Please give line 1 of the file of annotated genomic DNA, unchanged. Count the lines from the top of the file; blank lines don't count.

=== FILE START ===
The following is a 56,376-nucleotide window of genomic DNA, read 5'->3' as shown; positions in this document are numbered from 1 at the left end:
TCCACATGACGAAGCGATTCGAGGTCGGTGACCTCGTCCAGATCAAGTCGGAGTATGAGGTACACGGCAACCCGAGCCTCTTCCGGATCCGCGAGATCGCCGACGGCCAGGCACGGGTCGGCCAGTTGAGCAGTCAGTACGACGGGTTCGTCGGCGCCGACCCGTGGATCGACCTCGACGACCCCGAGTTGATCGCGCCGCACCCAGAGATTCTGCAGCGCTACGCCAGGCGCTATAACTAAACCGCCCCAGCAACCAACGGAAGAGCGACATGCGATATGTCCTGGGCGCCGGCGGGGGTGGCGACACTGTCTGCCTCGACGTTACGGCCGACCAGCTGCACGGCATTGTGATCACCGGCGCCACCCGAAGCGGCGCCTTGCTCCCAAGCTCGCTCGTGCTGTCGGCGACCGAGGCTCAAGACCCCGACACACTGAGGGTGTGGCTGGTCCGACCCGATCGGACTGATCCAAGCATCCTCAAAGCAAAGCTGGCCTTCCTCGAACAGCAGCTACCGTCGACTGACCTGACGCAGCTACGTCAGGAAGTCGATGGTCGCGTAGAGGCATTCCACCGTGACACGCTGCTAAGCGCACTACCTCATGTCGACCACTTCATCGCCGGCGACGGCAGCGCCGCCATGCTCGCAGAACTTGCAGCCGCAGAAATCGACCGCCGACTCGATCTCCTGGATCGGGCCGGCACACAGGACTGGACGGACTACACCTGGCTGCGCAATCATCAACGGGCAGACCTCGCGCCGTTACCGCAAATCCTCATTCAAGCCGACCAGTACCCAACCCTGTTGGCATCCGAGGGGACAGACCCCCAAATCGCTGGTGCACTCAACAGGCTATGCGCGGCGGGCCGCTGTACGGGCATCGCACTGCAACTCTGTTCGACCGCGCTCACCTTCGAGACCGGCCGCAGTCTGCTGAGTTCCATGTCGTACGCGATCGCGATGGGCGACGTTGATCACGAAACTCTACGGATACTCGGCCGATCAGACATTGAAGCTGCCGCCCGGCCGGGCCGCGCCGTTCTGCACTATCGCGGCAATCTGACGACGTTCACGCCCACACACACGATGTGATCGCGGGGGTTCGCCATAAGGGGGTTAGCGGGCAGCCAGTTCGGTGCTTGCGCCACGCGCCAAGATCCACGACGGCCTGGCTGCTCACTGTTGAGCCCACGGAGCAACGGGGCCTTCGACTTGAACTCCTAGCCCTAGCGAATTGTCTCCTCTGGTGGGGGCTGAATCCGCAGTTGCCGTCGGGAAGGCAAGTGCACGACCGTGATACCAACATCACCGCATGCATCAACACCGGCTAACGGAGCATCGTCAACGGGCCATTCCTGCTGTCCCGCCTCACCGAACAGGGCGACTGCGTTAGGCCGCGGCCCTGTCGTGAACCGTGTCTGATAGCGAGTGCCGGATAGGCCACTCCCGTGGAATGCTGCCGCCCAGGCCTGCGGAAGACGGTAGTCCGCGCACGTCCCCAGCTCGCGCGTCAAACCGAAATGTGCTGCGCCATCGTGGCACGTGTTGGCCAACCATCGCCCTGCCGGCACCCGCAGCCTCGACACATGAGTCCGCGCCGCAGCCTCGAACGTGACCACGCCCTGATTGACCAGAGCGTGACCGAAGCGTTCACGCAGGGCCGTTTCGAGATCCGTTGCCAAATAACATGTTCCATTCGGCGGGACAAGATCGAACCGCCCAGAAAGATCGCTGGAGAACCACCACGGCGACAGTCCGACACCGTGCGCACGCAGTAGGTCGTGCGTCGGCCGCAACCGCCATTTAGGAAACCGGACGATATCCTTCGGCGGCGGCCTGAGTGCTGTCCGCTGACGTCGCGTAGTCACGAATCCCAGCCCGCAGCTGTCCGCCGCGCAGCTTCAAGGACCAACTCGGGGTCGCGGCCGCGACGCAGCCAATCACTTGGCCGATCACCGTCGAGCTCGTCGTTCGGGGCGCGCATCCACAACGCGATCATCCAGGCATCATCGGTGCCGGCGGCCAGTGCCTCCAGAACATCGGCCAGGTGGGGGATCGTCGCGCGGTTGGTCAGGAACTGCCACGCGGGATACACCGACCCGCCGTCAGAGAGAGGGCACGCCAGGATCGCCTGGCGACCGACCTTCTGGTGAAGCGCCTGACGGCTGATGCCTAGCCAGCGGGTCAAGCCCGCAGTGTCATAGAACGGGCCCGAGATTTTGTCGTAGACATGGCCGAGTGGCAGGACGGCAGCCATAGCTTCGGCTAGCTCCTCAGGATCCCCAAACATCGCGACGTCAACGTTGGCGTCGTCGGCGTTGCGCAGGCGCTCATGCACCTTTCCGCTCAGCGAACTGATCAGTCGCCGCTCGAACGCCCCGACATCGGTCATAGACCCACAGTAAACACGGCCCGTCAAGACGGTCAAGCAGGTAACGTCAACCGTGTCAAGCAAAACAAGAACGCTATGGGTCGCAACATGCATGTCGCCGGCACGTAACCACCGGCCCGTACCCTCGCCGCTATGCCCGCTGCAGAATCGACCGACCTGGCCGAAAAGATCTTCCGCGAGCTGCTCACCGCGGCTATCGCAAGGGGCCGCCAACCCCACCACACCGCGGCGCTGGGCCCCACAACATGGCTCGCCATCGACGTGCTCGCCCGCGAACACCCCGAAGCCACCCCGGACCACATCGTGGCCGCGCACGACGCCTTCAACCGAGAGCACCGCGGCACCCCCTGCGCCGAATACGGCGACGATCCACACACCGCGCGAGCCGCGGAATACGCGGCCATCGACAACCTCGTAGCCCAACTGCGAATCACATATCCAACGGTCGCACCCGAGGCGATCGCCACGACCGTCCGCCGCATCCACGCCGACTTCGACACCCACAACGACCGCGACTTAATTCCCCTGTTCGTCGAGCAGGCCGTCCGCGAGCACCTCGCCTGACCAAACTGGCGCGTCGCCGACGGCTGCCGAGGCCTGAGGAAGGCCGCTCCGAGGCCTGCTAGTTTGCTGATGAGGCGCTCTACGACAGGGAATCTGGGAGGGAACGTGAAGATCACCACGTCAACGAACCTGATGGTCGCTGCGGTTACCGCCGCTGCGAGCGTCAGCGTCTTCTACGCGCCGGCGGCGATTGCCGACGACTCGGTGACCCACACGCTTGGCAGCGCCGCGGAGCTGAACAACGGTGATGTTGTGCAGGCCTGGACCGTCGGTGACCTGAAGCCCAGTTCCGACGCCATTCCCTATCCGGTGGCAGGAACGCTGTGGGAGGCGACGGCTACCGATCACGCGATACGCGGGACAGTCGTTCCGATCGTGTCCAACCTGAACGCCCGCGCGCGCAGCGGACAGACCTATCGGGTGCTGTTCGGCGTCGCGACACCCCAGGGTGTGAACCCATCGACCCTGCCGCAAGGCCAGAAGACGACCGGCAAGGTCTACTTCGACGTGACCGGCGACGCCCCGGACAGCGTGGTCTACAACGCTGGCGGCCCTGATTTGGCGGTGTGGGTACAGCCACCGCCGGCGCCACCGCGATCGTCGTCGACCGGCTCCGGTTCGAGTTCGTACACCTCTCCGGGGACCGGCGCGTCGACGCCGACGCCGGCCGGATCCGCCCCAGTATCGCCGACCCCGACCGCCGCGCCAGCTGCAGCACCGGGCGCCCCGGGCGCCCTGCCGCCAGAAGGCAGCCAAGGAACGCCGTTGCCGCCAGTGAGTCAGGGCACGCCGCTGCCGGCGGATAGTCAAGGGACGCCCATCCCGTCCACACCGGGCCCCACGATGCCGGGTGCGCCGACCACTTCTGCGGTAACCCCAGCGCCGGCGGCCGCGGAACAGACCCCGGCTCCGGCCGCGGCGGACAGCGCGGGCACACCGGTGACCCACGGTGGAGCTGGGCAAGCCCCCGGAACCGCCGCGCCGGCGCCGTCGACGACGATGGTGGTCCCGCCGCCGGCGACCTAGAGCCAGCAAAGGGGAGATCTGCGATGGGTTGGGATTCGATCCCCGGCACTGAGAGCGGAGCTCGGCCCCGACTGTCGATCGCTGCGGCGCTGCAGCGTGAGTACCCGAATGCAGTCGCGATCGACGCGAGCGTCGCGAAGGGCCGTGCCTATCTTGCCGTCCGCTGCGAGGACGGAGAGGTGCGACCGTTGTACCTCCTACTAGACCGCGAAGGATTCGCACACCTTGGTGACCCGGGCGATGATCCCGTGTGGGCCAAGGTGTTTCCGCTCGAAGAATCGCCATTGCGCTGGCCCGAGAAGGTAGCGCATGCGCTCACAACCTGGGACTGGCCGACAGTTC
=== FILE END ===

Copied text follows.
The following is a 56,376-nucleotide window of genomic DNA, read 5'->3' as shown; positions in this document are numbered from 1 at the left end: